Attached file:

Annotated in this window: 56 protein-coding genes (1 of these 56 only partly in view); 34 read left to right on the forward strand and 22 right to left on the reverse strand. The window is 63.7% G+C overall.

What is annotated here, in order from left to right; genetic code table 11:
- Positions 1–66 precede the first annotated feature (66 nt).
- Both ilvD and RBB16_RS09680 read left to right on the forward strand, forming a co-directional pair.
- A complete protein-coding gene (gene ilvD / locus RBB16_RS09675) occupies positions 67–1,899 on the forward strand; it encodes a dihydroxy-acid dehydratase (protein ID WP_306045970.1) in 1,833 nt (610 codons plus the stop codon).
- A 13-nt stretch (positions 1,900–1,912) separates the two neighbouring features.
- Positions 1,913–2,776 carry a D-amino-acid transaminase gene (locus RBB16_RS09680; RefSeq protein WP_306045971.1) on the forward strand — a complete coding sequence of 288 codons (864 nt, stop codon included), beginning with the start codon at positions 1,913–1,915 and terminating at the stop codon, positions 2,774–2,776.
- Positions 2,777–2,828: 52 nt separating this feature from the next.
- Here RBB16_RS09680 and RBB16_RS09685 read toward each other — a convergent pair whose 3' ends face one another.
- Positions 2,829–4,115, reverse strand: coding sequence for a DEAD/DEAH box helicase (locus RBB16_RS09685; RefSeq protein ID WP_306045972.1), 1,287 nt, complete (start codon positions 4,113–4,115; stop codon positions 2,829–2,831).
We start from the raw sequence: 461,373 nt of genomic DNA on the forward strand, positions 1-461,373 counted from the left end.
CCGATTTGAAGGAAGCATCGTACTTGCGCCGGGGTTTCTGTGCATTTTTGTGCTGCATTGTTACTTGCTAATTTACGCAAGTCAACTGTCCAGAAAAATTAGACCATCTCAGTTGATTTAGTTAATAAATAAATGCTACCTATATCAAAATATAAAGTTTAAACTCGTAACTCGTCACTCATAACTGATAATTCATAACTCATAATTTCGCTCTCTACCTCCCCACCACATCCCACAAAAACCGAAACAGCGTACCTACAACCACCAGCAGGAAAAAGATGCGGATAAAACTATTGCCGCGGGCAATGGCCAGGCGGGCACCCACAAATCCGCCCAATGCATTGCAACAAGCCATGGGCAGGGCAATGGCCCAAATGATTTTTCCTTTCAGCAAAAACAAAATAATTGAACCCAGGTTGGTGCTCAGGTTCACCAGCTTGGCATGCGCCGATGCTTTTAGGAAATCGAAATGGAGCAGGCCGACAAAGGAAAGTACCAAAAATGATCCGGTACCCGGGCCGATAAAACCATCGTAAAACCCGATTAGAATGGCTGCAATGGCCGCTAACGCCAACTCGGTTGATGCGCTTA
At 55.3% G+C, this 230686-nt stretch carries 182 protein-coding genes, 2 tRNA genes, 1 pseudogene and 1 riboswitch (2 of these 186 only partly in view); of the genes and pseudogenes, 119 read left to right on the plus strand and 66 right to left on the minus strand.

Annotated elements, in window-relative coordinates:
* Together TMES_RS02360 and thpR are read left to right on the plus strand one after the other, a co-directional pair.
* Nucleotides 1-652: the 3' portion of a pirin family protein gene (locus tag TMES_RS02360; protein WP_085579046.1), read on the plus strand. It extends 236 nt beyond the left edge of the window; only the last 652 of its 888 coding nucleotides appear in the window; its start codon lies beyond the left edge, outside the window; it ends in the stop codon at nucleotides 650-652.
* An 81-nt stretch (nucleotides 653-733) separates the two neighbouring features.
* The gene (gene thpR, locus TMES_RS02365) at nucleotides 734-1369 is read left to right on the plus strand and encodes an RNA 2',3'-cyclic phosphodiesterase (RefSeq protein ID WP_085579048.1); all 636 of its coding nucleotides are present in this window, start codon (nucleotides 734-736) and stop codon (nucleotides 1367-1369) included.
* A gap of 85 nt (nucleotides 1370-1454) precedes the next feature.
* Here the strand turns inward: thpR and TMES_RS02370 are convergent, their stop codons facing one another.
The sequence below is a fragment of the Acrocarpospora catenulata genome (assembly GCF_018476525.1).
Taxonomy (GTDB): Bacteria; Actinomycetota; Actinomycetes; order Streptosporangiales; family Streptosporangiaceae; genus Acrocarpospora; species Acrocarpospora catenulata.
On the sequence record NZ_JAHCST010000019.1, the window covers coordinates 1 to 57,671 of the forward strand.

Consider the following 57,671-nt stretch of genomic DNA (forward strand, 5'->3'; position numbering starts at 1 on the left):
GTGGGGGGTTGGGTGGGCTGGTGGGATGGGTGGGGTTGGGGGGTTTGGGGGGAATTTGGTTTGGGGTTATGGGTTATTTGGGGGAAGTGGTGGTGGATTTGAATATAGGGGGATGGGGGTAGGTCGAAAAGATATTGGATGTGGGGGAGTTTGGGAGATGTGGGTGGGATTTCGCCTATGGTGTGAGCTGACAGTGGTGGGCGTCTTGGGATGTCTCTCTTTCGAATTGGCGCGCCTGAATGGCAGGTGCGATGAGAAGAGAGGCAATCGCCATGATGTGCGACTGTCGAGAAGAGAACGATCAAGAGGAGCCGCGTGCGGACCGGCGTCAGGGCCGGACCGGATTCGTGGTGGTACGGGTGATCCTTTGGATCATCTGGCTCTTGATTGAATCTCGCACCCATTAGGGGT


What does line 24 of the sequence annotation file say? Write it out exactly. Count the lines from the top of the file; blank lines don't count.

Consider the following 57,671-nt stretch of genomic DNA (forward strand, 5'->3'; position numbering starts at 1 on the left):